Is BP Really That Green?

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Pull into a BP station this holiday weekend and you may notice a green and yellow starburst over the pump, an image intended to remind you, as you’re emptying your wallet of $20 bills, that at least you’re supporting a green company. BP, after all, was the first oil giant to publicly acknowledge the risks of global warming, back in 1997. The firm has cut its own carbon emissions 10% below 1990 levels and last year established an alternative energies division. It’s investing big money — $8 billion over the next decade — on renewable fuels, such as wind and solar power. Just last week, BP announced a partnership with DuPont to develop and commercialize advanced biofuels (superior to ethanol), starting next year. Even if you’re being gouged at the pump, as you might suspect, BP at least seems to be putting its profits to good use.

But just how socially responsible is BP? The question has come into stark relief following a series of environmental and safety lapses — and, as of this week, Federal charges of price-fixing — which have muddied up the company's carefully cultivated image. In March, BP’s Exploration Alaska subsidiary spilled more than 200,000 gallons of crude oil near Prudhoe Bay, the largest North Slope spill ever. A Federal grand jury is investigating the spill, caused by a rupture in a corroded pipeline, and may bring criminal charges. BP has denied that it acted negligently regarding the spill.

BP’s safety record is also under fire. U.S. regulators are investigating BP's Texas operations, following a 2005 explosion at a refinery in Texas City that killed 15 people and injured more than 170. BP agreed to pay a $21.4 million fine in a partial settlement with Federal regulators. And in April, the U.S. Labor Department fined BP $2.4 million for safety violations at another refinery in Ohio; in a sharp rebuke, a U.S. Labor Department official stated that BP had “failed to learn from the lessons of Texas City.” BP is contesting that fine, but in the wake of the the Texas City refinery explosion, it is cooperating with U.S. authorities investigating the incident, has appointed an independent panel to review safety management systems and has taken steps to improve safety at refineries.

Which brings us to the latest black eye: charges that a BP unit manipulated propane prices in February 2004 to drive up prices and score a quick $20 million profit. According to a lawsuit filed in a Chicago federal court by the U.S. Commodity Futures Trading Commission, BP traders tried to corner the market for propane “with the knowledge, advice and consent of senior management.” This wasn’t the first time BP has been accused of price fixing. In 2003, the company paid a $2.5 million penalty to the New York Mercantile Exchange to settle charges of improper crude-oil trading (the firm didn’t admit or deny wrongdoing). BP has since fired some employees involved in the alleged propane scheme, though it maintains that “market manipulation did not occur,” and has vowed to fight the charges in court. Prevailing in the case could prove tough, however, since a former BP trader has pled guilty and is cooperating with prosecutors.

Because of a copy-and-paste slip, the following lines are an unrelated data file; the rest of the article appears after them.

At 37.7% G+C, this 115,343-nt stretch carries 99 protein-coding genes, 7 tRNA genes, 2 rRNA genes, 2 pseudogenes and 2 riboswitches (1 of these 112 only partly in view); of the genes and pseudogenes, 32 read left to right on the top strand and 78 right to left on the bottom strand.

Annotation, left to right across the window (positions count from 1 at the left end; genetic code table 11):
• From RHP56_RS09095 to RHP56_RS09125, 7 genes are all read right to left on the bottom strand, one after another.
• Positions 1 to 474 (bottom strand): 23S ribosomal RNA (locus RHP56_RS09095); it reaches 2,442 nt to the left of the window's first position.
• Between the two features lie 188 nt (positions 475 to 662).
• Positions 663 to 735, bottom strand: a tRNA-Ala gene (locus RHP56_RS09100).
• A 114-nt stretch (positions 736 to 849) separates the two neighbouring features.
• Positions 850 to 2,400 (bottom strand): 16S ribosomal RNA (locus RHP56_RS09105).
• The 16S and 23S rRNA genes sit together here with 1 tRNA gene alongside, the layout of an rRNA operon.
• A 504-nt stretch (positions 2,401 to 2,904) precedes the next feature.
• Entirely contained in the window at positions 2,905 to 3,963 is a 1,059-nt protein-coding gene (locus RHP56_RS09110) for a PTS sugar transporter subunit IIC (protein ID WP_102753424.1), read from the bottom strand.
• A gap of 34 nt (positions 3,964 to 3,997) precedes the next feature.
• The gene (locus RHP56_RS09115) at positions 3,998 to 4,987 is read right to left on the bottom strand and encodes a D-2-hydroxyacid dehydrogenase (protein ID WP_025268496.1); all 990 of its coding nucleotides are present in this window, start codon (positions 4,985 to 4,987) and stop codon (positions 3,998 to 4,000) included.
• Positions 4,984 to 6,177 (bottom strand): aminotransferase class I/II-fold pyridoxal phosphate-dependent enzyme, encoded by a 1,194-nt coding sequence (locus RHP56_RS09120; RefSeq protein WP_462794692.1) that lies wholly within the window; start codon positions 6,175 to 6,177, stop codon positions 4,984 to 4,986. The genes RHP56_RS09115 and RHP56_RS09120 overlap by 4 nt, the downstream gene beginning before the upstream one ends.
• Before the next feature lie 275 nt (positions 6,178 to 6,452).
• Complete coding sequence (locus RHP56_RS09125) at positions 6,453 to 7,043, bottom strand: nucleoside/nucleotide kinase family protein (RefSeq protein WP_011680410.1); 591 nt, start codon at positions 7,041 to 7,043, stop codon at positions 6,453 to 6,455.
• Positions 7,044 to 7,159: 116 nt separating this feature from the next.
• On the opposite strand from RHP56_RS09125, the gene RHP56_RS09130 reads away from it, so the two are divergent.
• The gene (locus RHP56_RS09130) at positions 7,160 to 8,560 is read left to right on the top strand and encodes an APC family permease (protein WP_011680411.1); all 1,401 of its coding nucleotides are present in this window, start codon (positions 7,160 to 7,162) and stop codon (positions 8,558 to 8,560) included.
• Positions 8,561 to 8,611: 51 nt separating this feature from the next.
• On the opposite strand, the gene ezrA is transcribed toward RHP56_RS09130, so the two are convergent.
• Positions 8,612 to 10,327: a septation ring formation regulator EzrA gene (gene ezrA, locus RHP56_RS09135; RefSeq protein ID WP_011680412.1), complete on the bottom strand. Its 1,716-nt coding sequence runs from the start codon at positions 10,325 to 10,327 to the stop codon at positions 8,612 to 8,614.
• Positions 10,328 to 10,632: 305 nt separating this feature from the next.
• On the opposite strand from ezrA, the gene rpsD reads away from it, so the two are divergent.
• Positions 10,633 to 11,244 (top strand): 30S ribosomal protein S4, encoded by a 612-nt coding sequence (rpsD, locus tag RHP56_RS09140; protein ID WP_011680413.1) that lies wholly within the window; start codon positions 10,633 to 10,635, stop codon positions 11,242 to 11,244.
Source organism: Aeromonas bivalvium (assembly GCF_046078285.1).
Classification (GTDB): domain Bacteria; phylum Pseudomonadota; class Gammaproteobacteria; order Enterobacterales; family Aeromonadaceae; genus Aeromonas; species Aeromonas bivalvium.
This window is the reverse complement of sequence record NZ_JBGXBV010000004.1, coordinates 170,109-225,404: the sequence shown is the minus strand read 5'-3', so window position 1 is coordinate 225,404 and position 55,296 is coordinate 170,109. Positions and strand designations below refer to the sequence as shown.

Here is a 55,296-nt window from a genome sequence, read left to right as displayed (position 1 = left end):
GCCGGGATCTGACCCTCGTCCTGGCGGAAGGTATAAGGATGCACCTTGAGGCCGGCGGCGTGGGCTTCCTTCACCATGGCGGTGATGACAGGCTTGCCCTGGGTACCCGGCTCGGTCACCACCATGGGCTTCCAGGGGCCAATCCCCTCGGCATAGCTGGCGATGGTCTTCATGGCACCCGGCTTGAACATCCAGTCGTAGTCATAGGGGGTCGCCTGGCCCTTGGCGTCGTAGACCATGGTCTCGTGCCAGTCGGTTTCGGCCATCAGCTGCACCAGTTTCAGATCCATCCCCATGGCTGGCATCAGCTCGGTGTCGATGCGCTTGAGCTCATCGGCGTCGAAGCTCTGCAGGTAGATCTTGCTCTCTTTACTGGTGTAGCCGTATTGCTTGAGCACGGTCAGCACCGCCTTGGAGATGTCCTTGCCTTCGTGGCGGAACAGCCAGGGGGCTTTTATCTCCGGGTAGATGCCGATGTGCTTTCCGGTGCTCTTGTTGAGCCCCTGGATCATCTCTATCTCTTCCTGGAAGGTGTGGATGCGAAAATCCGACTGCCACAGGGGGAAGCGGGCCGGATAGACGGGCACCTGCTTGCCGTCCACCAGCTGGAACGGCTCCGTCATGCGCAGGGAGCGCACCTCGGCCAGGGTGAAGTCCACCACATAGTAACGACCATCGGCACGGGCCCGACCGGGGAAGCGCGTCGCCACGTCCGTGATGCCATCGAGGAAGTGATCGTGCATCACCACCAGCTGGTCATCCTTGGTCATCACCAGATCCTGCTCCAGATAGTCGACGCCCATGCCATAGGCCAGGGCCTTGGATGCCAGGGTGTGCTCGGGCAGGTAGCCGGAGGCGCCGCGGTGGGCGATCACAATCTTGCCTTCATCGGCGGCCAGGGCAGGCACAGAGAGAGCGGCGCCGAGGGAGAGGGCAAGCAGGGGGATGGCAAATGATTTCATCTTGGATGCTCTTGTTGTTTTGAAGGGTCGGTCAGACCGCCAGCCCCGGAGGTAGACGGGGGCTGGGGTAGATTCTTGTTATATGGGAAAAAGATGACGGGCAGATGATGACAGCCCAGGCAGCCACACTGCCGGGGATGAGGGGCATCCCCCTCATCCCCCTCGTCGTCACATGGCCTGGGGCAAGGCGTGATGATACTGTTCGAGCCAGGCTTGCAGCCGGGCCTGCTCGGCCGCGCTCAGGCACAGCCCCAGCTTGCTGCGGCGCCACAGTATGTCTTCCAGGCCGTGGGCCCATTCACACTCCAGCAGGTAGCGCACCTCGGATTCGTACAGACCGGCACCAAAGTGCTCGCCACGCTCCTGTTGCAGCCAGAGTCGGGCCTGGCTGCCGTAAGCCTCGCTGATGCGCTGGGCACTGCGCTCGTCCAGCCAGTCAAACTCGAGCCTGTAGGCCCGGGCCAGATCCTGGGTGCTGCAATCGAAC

It's never a good time, of course, to be accused of price-fixing. But BP can especially not afford it now. Every month of record gas prices brings more pressure on Congress to impose a windfall tax on oil companies. BP’s chief executive, Lord John Browne, made a relatively modest $8.24 million last year, but his counterpart at Exxon-Mobil, Lee Raymond, retired with a package worth an astonishing $400 million — adding more fuel to the fire over CEO pay and calls for oil industry profits to be reined in. While BP isn’t lobbying for drilling in the Arctic National Wildlife Refuge, the company has big plans to expand in North America; it aims to invest $37 billion over the next decade, including refinery expansions, increased exploration and production in the deep-water Gulf of Mexico and development of a liquefied natural gas terminal. “They have more to lose in North America than any other company,” says Fadel Gheit, an oil analyst with Oppenheimer & Co. “They cannot afford to do wrong.”

So is it time to point the finger at BP and call its environmentally conscious image campaign a greenwash? If nothing else, the company’s mishaps or missteps suggest that its activities merit more scrutiny from consumers and regulators alike. While hard to quantify, BP may well be reaping untold sales as a result of its green image, as consumers choose its gas over Exxon’s, whose image is still tainted by the Valdez disaster.

But it’s also worth putting BP’s transgressions, alleged or otherwise, in context. No other integrated oil company — certainly none with $285 billion in sales — has made a bigger commitment to alternative energy, cutting greenhouse gases and educating the public about conservation. Compared to Exxon, which still doesn’t support regulation of greenhouse gases, BP deserves high marks.

“They’re very public about their commitments and the big picture is real,” says Mindy Lubber, head of Ceres, a nonprofit that ranks corporate environmental programs. That may be small consolation when you’re shelling out for $3 gas. But in the oil business, as they say, it’s a start.